Veeam PN is a free virtual appliance which provides the options to securely connect virtually from anywhere to the desired network. It is based on a Linux Ubuntu operating system and uses OpenVPN as a backbone for different types of connections like point to site and site to site. Initially offered as the perfect companion to perform direct restores to Azure, in reality there are other interesting use cases which make Veeam PN a good choice:
- Securely connects devices to the network
- Extends networks to communicate with each other
- Provides connectivity between local networks within sites
So to give a better understanding on how Veeam PN could be used these are few examples:
- A remote worker that requires connection to company network. For example to network shares or internal website not published outside the corporate firewall
- Branch offices that need to communicate with each other and the main Headquarters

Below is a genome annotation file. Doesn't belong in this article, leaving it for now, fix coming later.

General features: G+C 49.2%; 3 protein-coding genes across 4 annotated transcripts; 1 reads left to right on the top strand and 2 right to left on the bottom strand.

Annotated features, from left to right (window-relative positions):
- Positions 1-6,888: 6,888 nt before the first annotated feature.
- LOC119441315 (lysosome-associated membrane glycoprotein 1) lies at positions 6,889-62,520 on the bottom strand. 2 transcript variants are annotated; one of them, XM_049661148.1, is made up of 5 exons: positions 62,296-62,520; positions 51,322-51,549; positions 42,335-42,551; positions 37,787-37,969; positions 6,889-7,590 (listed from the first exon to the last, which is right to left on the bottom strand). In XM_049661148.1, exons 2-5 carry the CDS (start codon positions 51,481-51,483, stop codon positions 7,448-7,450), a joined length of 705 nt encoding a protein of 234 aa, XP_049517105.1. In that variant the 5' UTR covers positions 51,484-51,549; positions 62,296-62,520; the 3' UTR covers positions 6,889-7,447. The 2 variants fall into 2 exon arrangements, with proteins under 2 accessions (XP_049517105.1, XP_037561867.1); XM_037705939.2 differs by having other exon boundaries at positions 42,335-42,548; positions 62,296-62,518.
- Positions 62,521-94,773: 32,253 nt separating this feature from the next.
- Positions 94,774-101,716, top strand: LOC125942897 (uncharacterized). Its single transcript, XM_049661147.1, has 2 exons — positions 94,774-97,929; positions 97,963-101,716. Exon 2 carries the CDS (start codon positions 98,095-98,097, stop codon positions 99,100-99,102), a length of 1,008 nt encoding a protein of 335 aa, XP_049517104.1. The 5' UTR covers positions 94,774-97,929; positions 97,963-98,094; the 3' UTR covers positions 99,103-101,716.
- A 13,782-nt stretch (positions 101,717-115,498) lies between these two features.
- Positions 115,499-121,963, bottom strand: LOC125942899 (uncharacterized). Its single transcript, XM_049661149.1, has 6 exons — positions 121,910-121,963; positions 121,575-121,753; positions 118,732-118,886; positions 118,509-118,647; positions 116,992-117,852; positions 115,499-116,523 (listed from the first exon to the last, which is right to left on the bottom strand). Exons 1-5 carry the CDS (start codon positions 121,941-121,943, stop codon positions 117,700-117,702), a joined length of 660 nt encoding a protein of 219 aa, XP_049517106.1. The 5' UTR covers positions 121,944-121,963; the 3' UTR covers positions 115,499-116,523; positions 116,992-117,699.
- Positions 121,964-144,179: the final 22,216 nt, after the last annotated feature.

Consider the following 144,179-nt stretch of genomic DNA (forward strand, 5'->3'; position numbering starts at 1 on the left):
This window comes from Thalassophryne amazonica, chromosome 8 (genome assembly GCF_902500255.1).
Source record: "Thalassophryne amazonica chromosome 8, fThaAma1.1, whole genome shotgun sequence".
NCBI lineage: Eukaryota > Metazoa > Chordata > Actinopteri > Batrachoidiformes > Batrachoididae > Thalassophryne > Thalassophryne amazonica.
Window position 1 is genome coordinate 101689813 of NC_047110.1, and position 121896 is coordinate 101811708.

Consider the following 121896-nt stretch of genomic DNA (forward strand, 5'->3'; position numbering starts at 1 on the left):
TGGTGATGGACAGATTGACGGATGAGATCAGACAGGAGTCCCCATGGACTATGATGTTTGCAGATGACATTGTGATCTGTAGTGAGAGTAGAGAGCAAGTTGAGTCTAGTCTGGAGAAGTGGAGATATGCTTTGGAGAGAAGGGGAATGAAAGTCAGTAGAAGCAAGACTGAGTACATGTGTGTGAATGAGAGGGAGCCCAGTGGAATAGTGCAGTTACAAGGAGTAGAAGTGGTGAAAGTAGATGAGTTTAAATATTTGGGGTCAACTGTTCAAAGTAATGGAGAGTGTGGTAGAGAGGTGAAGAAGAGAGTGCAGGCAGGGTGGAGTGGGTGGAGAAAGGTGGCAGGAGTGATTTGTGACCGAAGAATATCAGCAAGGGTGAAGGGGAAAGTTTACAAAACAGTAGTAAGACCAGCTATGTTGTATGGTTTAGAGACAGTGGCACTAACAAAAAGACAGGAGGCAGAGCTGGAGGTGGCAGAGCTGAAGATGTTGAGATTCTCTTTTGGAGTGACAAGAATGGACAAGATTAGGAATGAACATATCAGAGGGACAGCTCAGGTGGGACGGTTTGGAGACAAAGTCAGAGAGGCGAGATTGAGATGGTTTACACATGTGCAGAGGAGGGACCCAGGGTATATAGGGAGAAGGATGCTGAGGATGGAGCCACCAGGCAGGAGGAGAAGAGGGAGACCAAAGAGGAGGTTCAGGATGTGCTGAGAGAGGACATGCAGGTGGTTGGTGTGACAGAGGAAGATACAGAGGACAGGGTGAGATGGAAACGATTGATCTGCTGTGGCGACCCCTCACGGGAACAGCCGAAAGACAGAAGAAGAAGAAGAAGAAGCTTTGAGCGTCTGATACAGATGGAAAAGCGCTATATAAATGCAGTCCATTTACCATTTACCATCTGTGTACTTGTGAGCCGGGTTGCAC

- Internal networks working “in silos” that require secure connections within same site or remote ones
In general the main requirements boil down to these scenarios which Veeam PN easily accomplishes leveraging OpenVPN to create the actual VPN connections. Veeam PN is completely wizard driven and is taking care of all these aspects reducing the need to run any command line or difficult configurations for network components including firewalls. In addition, all connections are secured with a certificate (either self-signed or from Certification Authority) making Veeam PN a flexible solution. There are other use case like sending data to the Cloud as well. Any Cloud. Really. All is required is to install the appliance to establish the connection. In the case of Microsoft Azure for example, Veeam PN is available for free from the Azure Market Place. This is a certified appliance from both Veeam and Microsoft. It could be used as a Hub for all remote connections or simply a network gateway to access the virtual networks running in Azure tenant site, thus extending the On-Premises network to the Cloud. Likewise this small appliance could also run into other Public Clouds offering the same capabilities. By leveraging the Veeam PN installation into a Cloud like the Azure and AWS options, all connections from sites, offices and even standalone devices can point to the same “Hub” which is highly available.